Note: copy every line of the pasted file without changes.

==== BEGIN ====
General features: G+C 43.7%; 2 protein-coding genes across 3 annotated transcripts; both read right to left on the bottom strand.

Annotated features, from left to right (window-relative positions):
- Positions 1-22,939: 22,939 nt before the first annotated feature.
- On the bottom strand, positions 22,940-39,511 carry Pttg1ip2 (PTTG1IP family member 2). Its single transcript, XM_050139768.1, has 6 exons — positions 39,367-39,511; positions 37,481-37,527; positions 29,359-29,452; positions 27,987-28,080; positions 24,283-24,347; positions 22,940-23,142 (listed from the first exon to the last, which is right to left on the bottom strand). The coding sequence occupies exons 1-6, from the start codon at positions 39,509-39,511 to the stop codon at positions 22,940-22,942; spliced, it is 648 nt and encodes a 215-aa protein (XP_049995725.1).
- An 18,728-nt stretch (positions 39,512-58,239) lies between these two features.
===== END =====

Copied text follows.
General features: G+C 43.7%; 2 protein-coding genes across 3 annotated transcripts; both read right to left on the bottom strand.

Annotated features, from left to right (window-relative positions):
- Positions 1-22,939: 22,939 nt before the first annotated feature.
- On the bottom strand, positions 22,940-39,511 carry Pttg1ip2 (PTTG1IP family member 2). Its single transcript, XM_050139768.1, has 6 exons — positions 39,367-39,511; positions 37,481-37,527; positions 29,359-29,452; positions 27,987-28,080; positions 24,283-24,347; positions 22,940-23,142 (listed from the first exon to the last, which is right to left on the bottom strand). The coding sequence occupies exons 1-6, from the start codon at positions 39,509-39,511 to the stop codon at positions 22,940-22,942; spliced, it is 648 nt and encodes a 215-aa protein (XP_049995725.1).
- An 18,728-nt stretch (positions 39,512-58,239) lies between these two features.